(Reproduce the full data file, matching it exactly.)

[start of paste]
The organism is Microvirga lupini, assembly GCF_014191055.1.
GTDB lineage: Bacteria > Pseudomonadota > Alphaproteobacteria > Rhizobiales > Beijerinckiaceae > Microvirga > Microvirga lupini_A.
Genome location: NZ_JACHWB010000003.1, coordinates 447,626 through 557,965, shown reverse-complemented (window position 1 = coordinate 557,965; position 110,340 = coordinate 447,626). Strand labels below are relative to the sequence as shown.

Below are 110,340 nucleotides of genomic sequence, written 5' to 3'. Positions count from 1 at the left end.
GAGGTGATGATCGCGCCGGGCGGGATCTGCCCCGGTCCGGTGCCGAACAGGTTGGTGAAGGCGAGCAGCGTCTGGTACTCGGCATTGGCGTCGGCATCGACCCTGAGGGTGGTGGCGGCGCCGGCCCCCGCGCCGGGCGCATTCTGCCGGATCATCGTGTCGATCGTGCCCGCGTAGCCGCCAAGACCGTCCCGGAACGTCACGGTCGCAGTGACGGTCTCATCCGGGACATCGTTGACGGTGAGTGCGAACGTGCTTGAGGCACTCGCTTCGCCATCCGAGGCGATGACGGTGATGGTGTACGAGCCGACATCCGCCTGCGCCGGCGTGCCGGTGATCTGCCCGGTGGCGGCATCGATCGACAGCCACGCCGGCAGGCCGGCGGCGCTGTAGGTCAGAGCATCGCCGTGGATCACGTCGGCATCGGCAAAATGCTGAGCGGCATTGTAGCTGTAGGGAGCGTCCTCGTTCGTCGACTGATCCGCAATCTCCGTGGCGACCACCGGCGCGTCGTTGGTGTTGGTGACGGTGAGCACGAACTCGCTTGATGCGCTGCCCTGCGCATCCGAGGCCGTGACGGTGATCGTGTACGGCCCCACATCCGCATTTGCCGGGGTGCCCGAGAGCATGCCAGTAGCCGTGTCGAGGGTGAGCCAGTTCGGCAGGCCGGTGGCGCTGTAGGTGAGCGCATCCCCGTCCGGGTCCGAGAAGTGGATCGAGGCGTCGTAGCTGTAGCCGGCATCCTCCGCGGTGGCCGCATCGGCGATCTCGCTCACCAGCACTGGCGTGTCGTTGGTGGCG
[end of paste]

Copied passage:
The organism is Microvirga lupini, assembly GCF_014191055.1.
GTDB lineage: Bacteria > Pseudomonadota > Alphaproteobacteria > Rhizobiales > Beijerinckiaceae > Microvirga > Microvirga lupini_A.
Genome location: NZ_JACHWB010000003.1, coordinates 447,626 through 557,965, shown reverse-complemented (window position 1 = coordinate 557,965; position 110,340 = coordinate 447,626). Strand labels below are relative to the sequence as shown.

Below are 110,340 nucleotides of genomic sequence, written 5' to 3'. Positions count from 1 at the left end.
GAGGTGATGATCGCGCCGGGCGGGATCTGCCCCGGTCCGGTGCCGAACAGGTTGGTGAAGGCGAGCAGCGTCTGGTACTCGGCATTGGCGTCGGCATCGACCCTGAGGGTGGTGGCGGCGCCGGCCCCCGCGCCGGGCGCATTCTGCCGGATCATCGTGTCGATCGTGCCCGCGTAGCCGCCAAGACCGTCCCGGAACGTCACGGTCGCAGTGACGGTCTCATCCGGGACATCGTTGACGGTGAGTGCGAACGTGCTTGAGGCACTCGCTTCGCCATCCGAGGCGATGACGGTGATGGTGTACGAGCCGACATCCGCCTGCGCCGGCGTGCCGGTGATCTGCCCGGTGGCGGCATCGATCGACAGCCACGCCGGCAGGCCGGCGGCGCTGTAGGTCAGAGCATCGCCGTGGATCACGTCGGCATCGGCAAAATGCTGAGCGGCATTGTAGCTGTAGGGAGCGTCCTCGTTCGTCGACTGATCCGCAATCTCCGTGGCGACCACCGGCGCGTCGTTGGTGTTGGTGACGGTGAGCACGAACTCGCTTGATGCGCTGCCCTGCGCATCCGAGGCCGTGACGGTGATCGTGTACGGCCCCACATCCGCATTTGCCGGGGTGCCCGAGAGCATGCCAGTAGCCGTGTCGAGGGTGAGCCAGTTCGGCAGGCCGGTGGCGCTGTAGGTGAGCGCATCCCCGTCCGGGTCCGAGAAGTGGATCGAGGCGTCGTAGCTGTAGCCGGCATCCTCCGCGGTGGCCGCATCGGCGATCTCGCTCACCAGCACTGGCGTGTCGTTGGTGGCG